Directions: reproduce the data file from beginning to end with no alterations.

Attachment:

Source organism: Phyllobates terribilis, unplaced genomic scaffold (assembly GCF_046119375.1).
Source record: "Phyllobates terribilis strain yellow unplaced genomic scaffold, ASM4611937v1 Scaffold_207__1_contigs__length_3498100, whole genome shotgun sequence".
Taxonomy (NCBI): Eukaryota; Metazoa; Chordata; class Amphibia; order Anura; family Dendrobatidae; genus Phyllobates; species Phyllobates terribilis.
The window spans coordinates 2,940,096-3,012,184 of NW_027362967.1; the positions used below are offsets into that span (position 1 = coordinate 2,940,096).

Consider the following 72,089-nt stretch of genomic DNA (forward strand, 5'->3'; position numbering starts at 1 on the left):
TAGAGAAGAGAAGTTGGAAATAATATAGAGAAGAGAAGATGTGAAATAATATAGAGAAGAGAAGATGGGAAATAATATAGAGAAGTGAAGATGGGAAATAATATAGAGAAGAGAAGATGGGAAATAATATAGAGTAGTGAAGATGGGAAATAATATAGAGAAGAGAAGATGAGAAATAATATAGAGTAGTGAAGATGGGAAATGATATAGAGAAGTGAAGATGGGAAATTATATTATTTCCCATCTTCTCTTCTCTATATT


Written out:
Source organism: Phyllobates terribilis, unplaced genomic scaffold (assembly GCF_046119375.1).
Source record: "Phyllobates terribilis strain yellow unplaced genomic scaffold, ASM4611937v1 Scaffold_207__1_contigs__length_3498100, whole genome shotgun sequence".
Taxonomy (NCBI): Eukaryota; Metazoa; Chordata; class Amphibia; order Anura; family Dendrobatidae; genus Phyllobates; species Phyllobates terribilis.
The window spans coordinates 2,940,096-3,012,184 of NW_027362967.1; the positions used below are offsets into that span (position 1 = coordinate 2,940,096).

Consider the following 72,089-nt stretch of genomic DNA (forward strand, 5'->3'; position numbering starts at 1 on the left):
TAGAGAAGAGAAGTTGGAAATAATATAGAGAAGAGAAGATGTGAAATAATATAGAGAAGAGAAGATGGGAAATAATATAGAGAAGTGAAGATGGGAAATAATATAGAGAAGAGAAGATGGGAAATAATATAGAGTAGTGAAGATGGGAAATAATATAGAGAAGAGAAGATGAGAAATAATATAGAGTAGTGAAGATGGGAAATGATATAGAGAAGTGAAGATGGGAAATTATATTATTTCCCATCTTCTCTTCTCTATATT